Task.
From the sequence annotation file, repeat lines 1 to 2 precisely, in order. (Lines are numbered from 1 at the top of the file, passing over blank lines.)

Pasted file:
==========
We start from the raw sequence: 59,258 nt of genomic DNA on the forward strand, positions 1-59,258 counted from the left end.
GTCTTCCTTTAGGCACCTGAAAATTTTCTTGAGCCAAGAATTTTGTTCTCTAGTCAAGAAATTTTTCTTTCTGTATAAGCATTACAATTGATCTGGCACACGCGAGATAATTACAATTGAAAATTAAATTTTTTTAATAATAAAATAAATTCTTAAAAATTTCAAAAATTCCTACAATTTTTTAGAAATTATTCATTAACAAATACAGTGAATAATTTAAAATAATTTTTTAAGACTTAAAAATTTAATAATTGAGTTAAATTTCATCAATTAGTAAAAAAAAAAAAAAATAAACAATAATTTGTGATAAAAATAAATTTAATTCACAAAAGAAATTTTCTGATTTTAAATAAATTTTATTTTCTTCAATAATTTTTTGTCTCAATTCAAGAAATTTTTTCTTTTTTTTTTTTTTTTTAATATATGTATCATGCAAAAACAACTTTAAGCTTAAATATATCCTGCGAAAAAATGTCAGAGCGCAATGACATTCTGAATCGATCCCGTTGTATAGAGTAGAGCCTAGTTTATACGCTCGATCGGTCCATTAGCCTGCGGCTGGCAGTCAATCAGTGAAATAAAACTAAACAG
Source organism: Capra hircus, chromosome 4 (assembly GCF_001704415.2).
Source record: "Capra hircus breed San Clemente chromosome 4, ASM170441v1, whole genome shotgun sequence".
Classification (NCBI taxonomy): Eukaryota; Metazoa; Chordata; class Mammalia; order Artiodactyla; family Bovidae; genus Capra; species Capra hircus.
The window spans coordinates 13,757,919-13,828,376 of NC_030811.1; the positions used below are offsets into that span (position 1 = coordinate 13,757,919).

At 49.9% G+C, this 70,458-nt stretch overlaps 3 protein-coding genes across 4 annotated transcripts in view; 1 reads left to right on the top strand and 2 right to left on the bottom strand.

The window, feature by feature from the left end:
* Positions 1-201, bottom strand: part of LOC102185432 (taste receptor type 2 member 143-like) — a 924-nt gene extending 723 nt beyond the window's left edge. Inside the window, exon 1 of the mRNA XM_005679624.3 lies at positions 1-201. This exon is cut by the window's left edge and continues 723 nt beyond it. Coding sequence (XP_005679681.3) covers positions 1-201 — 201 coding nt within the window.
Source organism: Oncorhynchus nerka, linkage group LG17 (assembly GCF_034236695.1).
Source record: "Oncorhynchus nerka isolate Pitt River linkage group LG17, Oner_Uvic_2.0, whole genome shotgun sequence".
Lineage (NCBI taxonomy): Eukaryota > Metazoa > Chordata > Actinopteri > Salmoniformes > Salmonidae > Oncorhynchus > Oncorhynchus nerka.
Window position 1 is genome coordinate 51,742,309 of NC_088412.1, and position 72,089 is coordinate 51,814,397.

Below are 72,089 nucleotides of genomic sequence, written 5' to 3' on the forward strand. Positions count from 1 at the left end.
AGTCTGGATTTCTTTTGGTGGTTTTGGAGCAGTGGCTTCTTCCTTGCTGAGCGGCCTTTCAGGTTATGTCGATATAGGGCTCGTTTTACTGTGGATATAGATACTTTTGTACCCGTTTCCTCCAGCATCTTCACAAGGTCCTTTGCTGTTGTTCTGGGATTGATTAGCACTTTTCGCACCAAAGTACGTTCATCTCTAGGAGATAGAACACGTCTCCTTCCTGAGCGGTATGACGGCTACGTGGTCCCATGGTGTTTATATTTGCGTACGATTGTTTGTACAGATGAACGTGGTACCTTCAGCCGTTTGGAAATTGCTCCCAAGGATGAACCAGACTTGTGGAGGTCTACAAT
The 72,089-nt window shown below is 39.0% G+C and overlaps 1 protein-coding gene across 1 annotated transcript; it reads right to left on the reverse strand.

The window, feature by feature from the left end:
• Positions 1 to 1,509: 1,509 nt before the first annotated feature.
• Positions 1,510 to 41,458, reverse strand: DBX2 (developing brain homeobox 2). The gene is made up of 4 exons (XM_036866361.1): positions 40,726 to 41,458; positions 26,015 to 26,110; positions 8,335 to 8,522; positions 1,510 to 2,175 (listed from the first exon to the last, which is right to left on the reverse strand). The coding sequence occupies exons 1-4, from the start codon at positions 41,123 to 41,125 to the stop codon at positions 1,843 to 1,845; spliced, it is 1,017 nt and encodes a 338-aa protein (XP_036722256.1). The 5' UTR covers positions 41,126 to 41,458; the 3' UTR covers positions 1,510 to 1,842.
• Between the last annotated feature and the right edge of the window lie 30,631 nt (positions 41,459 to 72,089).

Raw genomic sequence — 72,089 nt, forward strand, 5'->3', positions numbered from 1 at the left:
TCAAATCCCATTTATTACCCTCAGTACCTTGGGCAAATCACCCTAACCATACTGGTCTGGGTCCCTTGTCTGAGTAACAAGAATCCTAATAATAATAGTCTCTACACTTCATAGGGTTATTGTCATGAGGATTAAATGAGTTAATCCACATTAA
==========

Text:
We start from the raw sequence: 59,258 nt of genomic DNA on the forward strand, positions 1-59,258 counted from the left end.
GTCTTCCTTTAGGCACCTGAAAATTTTCTTGAGCCAAGAATTTTGTTCTCTAGTCAAGAAATTTTTCTTTCTGTATAAGCATTACAATTGATCTGGCACACGCGAGATAATTACAATTGAAAATTAAATTTTTTTAATAATAAAATAAATTCTTAAAAATTTCAAAAATTCCTACAATTTTTTAGAAATTATTCATTAACAAATACAGTGAATAATTTAAAATAATTTTTTAAGACTTAAAAATTTAATAATTGAGTTAAATTTCATCAATTAGTAAAAAAAAAAAAAAATAAACAATAATTTGTGATAAAAATAAATTTAATTCACAAAAGAAATTTTCTGATTTTAAATAAATTTTATTTTCTTCAATAATTTTTTGTCTCAATTCAAGAAATTTTTTCTTTTTTTTTTTTTTTTTAATATATGTATCATGCAAAAACAACTTTAAGCTTAAATATATCCTGCGAAAAAATGTCAGAGCGCAATGACATTCTGAATCGATCCCGTTGTATAGAGTAGAGCCTAGTTTATACGCTCGATCGGTCCATTAGCCTGCGGCTGGCAGTCAATCAGTGAAATAAAACTAAACAG